Thursday, August 20, 2009

AJC revives practice of white slavery, then retracts

Posted By on Thu, Aug 20, 2009 at 2:49 PM

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Some headline writer at the AJC had fun with today's article about the impending CL bankruptcy auction. Before it was corrected, the headline read thusly:

Yes, that's right — apparently, CL president Ben Eason and his two sisters will also be going on the auction block next week. Do we hear $1,000? Who'll give me $1,500?

The online headline has since been changed to read:

"Creative Loafing chain up for auction," which is more accurate, if less amusing.

Anyway, kidding aside, the article portrays the auction as a showdown between Eason and the company's main creditor, Atalaya Capital Management, an Atlanta-based investment fund. Those who've breathlessly followed this ongoing saga will recall that, last month, all parties agreed to end the bankruptcy proceedings with a so-called equity auction in which the newspaper chain would be sold to a qualified bidder who provides the best combination of money and a suitable management plan. The auction is scheduled for next Tuesday, Aug. 25, in a Tampa courtroom.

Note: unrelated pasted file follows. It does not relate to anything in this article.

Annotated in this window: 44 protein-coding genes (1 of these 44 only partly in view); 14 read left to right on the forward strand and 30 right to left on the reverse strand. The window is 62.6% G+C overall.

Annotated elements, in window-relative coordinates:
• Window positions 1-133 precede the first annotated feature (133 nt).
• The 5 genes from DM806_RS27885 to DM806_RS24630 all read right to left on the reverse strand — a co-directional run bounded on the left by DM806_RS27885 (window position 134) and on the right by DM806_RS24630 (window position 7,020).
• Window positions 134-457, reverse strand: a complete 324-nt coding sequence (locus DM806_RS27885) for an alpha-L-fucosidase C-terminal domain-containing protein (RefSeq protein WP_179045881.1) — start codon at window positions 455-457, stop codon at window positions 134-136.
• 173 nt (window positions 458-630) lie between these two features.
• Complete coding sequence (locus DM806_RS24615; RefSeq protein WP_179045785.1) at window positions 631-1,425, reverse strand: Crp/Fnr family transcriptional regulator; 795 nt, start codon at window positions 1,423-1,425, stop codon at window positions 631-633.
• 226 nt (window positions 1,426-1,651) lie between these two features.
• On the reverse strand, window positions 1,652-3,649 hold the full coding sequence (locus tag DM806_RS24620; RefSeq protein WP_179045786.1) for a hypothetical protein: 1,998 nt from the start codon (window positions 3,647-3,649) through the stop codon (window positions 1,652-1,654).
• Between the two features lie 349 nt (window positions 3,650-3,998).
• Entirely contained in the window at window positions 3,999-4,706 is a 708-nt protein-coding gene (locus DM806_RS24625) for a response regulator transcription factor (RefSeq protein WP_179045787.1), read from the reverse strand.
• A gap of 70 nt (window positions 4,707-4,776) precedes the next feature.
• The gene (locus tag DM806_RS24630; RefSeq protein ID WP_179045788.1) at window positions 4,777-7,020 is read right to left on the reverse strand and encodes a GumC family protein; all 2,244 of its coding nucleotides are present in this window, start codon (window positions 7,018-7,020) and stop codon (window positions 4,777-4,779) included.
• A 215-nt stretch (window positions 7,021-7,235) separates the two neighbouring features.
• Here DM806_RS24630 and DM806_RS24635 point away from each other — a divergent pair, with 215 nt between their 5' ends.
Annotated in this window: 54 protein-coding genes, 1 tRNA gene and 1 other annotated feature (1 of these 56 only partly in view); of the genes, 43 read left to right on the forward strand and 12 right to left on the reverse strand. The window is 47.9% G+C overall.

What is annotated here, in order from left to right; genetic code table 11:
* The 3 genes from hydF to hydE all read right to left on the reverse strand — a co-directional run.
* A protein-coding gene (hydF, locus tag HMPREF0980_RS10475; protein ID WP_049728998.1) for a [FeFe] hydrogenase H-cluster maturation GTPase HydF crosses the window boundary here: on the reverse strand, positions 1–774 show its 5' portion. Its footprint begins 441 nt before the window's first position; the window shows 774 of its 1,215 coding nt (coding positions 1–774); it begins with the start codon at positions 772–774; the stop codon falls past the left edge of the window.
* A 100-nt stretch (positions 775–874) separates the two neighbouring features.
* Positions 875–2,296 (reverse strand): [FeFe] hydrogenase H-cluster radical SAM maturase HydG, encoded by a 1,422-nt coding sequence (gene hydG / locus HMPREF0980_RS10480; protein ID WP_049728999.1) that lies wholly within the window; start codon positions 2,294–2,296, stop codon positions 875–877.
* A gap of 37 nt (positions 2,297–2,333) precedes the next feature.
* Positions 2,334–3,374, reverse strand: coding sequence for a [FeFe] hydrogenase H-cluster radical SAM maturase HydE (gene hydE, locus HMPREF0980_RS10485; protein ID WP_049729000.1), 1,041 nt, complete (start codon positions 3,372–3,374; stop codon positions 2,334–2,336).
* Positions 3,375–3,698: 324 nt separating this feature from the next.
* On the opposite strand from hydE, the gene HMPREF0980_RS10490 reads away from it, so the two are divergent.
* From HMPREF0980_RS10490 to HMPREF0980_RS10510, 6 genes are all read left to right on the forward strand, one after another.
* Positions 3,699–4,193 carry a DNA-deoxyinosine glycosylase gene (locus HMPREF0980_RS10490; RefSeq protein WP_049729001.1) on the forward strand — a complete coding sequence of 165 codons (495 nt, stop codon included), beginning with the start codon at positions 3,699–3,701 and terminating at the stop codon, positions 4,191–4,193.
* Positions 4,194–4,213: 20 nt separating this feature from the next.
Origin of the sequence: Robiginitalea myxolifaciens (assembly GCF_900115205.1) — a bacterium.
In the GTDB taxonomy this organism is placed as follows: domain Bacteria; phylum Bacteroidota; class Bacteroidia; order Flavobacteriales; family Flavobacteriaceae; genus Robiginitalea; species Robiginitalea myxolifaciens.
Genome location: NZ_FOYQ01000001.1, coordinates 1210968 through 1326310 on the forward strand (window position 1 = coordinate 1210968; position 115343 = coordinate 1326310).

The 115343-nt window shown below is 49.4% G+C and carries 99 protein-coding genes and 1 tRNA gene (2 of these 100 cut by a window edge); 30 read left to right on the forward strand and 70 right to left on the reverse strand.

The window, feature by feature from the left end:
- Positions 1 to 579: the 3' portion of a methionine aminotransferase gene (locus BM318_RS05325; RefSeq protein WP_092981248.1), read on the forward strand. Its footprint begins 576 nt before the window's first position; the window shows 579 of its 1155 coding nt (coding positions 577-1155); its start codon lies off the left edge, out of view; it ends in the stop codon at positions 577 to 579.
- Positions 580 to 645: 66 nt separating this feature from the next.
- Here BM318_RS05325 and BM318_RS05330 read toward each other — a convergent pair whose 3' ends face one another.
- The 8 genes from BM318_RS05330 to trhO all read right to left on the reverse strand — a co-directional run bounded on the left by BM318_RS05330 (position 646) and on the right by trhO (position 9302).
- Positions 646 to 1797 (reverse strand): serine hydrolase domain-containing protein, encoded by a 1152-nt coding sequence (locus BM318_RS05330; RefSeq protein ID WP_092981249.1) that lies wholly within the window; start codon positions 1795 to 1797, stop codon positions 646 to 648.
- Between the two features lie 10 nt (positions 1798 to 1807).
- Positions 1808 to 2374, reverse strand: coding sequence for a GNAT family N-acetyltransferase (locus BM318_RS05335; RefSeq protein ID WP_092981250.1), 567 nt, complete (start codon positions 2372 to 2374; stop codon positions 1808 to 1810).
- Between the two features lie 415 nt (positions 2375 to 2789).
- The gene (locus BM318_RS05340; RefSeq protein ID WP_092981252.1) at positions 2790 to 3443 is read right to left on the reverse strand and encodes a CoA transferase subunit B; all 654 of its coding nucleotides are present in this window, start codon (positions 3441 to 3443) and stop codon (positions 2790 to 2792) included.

The big question is: How much will management savvy count against buckets of cash? Here's Eason's take, as quoted from the AJC story:

“I think we are absolutely the best bid. Any bid has got to have cash, management and know-how, and be in a position to run the business and pay off debt. We have all of that.”

But in the other corner is Atalaya managing partner Michael Bogdan:

“We are going to come into court with a bid we believe will prevail. And if somebody starts with higher bid, we are absolutely willing to raise our bid.”

In other words, money talks. So far, Eason and Atalaya are the only known bidders, but today is the deadline for other bidders to come forward and rumors are circling that there will be others entering the fray. I think I speak for most employees when I say that, for us worker bees, closure cannot come fast enough. Once the auction dust has settled, CL should be out of bankruptcy. Whatever happens next, most of us are eager to bid adieu to this cloud of uncertainty.

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